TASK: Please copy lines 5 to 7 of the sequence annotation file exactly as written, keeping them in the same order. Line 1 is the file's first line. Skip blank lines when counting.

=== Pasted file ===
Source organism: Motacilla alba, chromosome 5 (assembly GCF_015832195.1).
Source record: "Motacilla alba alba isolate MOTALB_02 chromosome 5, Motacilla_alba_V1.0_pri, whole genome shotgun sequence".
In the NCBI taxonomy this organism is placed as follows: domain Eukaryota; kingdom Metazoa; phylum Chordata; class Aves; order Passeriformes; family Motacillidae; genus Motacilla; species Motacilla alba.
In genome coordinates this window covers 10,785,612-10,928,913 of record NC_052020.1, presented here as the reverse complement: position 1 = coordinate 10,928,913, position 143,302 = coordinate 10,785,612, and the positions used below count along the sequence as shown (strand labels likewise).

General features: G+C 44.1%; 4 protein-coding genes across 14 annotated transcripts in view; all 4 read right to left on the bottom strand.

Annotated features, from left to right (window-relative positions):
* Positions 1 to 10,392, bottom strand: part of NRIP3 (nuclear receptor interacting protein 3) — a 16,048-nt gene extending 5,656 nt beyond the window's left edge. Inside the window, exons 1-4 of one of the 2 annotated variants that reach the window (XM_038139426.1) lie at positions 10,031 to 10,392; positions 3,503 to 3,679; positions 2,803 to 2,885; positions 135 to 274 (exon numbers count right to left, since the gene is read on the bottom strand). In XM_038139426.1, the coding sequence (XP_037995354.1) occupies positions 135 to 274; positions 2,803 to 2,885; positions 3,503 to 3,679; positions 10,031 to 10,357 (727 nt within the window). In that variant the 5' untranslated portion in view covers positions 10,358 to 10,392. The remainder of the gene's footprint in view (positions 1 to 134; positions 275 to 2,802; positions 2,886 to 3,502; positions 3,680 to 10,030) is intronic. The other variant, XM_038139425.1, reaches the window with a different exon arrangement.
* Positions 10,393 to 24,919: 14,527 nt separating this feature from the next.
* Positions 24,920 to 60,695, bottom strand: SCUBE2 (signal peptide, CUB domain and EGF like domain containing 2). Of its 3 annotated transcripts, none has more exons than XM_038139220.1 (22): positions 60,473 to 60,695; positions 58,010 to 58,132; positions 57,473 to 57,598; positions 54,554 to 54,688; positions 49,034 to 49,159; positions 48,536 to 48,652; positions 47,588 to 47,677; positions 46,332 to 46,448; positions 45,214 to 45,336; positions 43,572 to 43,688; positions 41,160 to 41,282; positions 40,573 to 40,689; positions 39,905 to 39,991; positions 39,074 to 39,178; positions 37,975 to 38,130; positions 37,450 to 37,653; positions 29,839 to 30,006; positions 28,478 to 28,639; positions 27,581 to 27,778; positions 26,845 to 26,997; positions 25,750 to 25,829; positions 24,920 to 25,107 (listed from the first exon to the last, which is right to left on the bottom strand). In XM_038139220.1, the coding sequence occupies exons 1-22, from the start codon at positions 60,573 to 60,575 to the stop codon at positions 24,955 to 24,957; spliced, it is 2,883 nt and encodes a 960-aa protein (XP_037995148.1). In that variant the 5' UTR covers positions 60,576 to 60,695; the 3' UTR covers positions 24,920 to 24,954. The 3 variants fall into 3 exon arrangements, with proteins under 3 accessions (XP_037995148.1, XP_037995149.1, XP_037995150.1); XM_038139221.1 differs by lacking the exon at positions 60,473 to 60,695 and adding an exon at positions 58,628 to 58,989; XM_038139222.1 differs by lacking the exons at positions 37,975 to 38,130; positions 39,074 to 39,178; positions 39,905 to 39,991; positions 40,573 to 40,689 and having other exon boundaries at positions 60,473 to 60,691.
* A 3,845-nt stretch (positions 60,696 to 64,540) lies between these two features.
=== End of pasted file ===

General features: G+C 44.1%; 4 protein-coding genes across 14 annotated transcripts in view; all 4 read right to left on the bottom strand.

Annotated features, from left to right (window-relative positions):
* Positions 1 to 10,392, bottom strand: part of NRIP3 (nuclear receptor interacting protein 3) — a 16,048-nt gene extending 5,656 nt beyond the window's left edge. Inside the window, exons 1-4 of one of the 2 annotated variants that reach the window (XM_038139426.1) lie at positions 10,031 to 10,392; positions 3,503 to 3,679; positions 2,803 to 2,885; positions 135 to 274 (exon numbers count right to left, since the gene is read on the bottom strand). In XM_038139426.1, the coding sequence (XP_037995354.1) occupies positions 135 to 274; positions 2,803 to 2,885; positions 3,503 to 3,679; positions 10,031 to 10,357 (727 nt within the window). In that variant the 5' untranslated portion in view covers positions 10,358 to 10,392. The remainder of the gene's footprint in view (positions 1 to 134; positions 275 to 2,802; positions 2,886 to 3,502; positions 3,680 to 10,030) is intronic. The other variant, XM_038139425.1, reaches the window with a different exon arrangement.